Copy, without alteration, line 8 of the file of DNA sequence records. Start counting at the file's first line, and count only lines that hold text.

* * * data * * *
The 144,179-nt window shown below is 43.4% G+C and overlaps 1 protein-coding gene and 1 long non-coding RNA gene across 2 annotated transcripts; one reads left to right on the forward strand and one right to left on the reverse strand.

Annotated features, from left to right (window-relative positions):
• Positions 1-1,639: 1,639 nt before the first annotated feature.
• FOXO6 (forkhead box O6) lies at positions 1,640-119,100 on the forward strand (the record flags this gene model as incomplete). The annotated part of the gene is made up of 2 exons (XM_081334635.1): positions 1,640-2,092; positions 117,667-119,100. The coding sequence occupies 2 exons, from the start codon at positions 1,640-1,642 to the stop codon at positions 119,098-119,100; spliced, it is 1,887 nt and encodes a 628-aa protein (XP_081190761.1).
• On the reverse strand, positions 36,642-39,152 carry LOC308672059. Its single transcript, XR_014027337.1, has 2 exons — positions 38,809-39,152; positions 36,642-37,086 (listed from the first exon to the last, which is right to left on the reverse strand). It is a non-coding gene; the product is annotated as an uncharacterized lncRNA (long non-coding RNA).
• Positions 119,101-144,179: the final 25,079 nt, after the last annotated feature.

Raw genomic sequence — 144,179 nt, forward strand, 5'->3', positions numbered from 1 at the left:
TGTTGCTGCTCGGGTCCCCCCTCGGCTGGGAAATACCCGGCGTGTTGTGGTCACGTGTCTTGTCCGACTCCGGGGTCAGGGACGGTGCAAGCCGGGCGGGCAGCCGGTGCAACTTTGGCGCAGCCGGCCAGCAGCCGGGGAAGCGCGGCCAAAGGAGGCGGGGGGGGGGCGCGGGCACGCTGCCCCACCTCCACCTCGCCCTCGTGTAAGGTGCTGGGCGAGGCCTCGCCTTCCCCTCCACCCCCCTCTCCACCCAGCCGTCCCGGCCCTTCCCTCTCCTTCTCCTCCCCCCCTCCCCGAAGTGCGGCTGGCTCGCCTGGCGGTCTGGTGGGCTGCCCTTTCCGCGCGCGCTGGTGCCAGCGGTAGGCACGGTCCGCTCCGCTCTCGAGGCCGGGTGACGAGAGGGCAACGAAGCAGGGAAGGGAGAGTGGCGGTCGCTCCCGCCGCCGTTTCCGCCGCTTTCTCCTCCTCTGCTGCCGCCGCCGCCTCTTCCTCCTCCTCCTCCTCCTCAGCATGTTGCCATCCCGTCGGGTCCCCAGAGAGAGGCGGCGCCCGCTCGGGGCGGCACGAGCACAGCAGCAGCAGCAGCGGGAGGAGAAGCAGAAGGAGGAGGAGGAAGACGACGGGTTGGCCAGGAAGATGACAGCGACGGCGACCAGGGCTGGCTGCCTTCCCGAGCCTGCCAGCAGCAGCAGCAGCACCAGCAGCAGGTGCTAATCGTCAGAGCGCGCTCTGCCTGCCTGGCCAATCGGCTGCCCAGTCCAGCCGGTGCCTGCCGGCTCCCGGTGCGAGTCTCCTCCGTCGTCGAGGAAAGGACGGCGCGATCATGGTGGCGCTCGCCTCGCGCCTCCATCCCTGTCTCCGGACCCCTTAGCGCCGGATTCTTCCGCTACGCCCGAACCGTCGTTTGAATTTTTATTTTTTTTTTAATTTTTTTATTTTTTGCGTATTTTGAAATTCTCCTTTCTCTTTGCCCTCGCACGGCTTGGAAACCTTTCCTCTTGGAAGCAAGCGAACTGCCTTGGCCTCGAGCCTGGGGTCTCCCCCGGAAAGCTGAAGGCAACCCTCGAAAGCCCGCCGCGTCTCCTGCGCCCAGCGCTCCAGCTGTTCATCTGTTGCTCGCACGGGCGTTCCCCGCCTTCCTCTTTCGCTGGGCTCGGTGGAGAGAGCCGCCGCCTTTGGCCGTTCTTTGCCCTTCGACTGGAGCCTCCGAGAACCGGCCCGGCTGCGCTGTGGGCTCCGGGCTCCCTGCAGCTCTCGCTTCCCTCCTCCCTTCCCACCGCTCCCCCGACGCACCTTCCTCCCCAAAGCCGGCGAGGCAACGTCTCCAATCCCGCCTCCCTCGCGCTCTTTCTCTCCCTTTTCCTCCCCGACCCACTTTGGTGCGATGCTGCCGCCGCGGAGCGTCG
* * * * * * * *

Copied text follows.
TGTTGCTGCTCGGGTCCCCCCTCGGCTGGGAAATACCCGGCGTGTTGTGGTCACGTGTCTTGTCCGACTCCGGGGTCAGGGACGGTGCAAGCCGGGCGGGCAGCCGGTGCAACTTTGGCGCAGCCGGCCAGCAGCCGGGGAAGCGCGGCCAAAGGAGGCGGGGGGGGGGCGCGGGCACGCTGCCCCACCTCCACCTCGCCCTCGTGTAAGGTGCTGGGCGAGGCCTCGCCTTCCCCTCCACCCCCCTCTCCACCCAGCCGTCCCGGCCCTTCCCTCTCCTTCTCCTCCCCCCCTCCCCGAAGTGCGGCTGGCTCGCCTGGCGGTCTGGTGGGCTGCCCTTTCCGCGCGCGCTGGTGCCAGCGGTAGGCACGGTCCGCTCCGCTCTCGAGGCCGGGTGACGAGAGGGCAACGAAGCAGGGAAGGGAGAGTGGCGGTCGCTCCCGCCGCCGTTTCCGCCGCTTTCTCCTCCTCTGCTGCCGCCGCCGCCTCTTCCTCCTCCTCCTCCTCCTCAGCATGTTGCCATCCCGTCGGGTCCCCAGAGAGAGGCGGCGCCCGCTCGGGGCGGCACGAGCACAGCAGCAGCAGCAGCGGGAGGAGAAGCAGAAGGAGGAGGAGGAAGACGACGGGTTGGCCAGGAAGATGACAGCGACGGCGACCAGGGCTGGCTGCCTTCCCGAGCCTGCCAGCAGCAGCAGCAGCACCAGCAGCAGGTGCTAATCGTCAGAGCGCGCTCTGCCTGCCTGGCCAATCGGCTGCCCAGTCCAGCCGGTGCCTGCCGGCTCCCGGTGCGAGTCTCCTCCGTCGTCGAGGAAAGGACGGCGCGATCATGGTGGCGCTCGCCTCGCGCCTCCATCCCTGTCTCCGGACCCCTTAGCGCCGGATTCTTCCGCTACGCCCGAACCGTCGTTTGAATTTTTATTTTTTTTTTAATTTTTTTATTTTTTGCGTATTTTGAAATTCTCCTTTCTCTTTGCCCTCGCACGGCTTGGAAACCTTTCCTCTTGGAAGCAAGCGAACTGCCTTGGCCTCGAGCCTGGGGTCTCCCCCGGAAAGCTGAAGGCAACCCTCGAAAGCCCGCCGCGTCTCCTGCGCCCAGCGCTCCAGCTGTTCATCTGTTGCTCGCACGGGCGTTCCCCGCCTTCCTCTTTCGCTGGGCTCGGTGGAGAGAGCCGCCGCCTTTGGCCGTTCTTTGCCCTTCGACTGGAGCCTCCGAGAACCGGCCCGGCTGCGCTGTGGGCTCCGGGCTCCCTGCAGCTCTCGCTTCCCTCCTCCCTTCCCACCGCTCCCCCGACGCACCTTCCTCCCCAAAGCCGGCGAGGCAACGTCTCCAATCCCGCCTCCCTCGCGCTCTTTCTCTCCCTTTTCCTCCCCGACCCACTTTGGTGCGATGCTGCCGCCGCGGAGCGTCG